Relations between Yerevan and Moscow are currently marked by ambiguity. On the one hand, there is strong economic cooperation, with growing trade and Armenia leading the Eurasian Economic Union. On the other hand, there's a noticeable shift in political and security dynamics, suggesting Armenia is aligning more with Russia's rivals. But the question arises here: what allows Armenia now to depart from its historical reliance on Russia and make a move towards the West?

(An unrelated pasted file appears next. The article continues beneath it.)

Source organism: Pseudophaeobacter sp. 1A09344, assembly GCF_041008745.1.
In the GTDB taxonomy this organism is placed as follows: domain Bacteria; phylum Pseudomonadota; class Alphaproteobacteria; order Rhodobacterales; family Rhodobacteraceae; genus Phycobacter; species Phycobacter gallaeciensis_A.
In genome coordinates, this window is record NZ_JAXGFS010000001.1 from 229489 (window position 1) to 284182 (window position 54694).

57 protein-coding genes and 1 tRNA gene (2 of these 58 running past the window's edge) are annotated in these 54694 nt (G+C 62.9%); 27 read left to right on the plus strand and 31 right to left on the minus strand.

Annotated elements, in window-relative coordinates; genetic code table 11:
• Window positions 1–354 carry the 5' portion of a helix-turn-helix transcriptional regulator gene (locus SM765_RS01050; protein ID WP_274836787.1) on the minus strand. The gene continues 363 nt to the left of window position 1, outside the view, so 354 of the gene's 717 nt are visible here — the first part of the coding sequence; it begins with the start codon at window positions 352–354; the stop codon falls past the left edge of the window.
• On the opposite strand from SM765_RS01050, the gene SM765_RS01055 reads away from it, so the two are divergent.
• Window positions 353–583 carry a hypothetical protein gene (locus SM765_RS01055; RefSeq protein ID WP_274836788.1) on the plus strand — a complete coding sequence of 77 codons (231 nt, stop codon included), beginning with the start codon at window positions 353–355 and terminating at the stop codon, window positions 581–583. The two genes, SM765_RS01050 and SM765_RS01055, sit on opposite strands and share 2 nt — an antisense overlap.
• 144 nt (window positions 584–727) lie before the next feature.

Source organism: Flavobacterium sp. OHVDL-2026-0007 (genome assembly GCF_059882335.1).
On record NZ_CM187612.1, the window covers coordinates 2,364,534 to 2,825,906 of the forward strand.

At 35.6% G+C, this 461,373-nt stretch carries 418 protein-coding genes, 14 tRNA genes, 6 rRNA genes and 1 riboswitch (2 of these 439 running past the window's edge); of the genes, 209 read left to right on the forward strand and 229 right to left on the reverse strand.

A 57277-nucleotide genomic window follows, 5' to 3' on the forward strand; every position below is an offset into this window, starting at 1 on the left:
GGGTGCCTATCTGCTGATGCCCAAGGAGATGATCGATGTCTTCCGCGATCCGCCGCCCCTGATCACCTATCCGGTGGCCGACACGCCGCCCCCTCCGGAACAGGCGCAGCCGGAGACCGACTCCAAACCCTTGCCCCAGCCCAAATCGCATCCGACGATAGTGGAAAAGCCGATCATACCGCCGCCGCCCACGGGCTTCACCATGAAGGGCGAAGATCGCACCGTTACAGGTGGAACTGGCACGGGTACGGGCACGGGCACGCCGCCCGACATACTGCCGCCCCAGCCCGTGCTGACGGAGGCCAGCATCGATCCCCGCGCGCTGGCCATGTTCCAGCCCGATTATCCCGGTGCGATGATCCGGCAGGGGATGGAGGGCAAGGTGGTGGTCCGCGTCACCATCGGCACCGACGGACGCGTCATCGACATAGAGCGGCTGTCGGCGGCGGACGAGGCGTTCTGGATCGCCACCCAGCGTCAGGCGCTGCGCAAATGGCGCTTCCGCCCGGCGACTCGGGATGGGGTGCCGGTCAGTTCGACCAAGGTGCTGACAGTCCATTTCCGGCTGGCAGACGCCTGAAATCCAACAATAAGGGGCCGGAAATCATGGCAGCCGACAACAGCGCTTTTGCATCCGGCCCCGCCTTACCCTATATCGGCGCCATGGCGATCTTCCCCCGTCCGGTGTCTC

The paradigm shift in Armenia's foreign policy can be ascribed to a confluence of critical factors, with the loss of Karabakh emerging as a pivotal factor. Historically, Armenia has maintained a significant reliance on Russia, particularly concerning the Karabakh issue. The strategic partnership with Russia was deeply embedded in the nation's security architecture and geopolitical calculations. However, the second Karabakh war and events in September 2023 served as a stark awakening for Armenia. The military defeat and loss of Karabakh revealed limitations in Armenia's security strategy. The perceived lack of support from Russia during the Second Karabakh War and subsequent events fueled discontent within Armenian society. The notion that Russia did not provide the expected assistance and that Armenia found itself vulnerable despite its reliance on Moscow, gained traction. Public sentiment began to shift, with an increasing hatred for the Kremlin. The loss of Karabakh, in a paradoxical way, set Armenia free in shaping its foreign policy. The 26-year-long occupation of Nagorno-Karabakh and seven adjacent regions of Azerbaijan had been enabled by Russia's support, but it also tied Armenia closely to Moscow's geopolitical interests. However, achieving complete “freedom” for Armenia necessitates the resolution of all issues with Azerbaijan. A key to this freedom is establishing peace with Azerbaijan that will eliminate any perception of Armenia as a potential threat in the eyes of Azerbaijan. Only once normalisation between Baku and Yerevan is achieved can Armenia consider decoupling from Russia and making a shift in its foreign policy.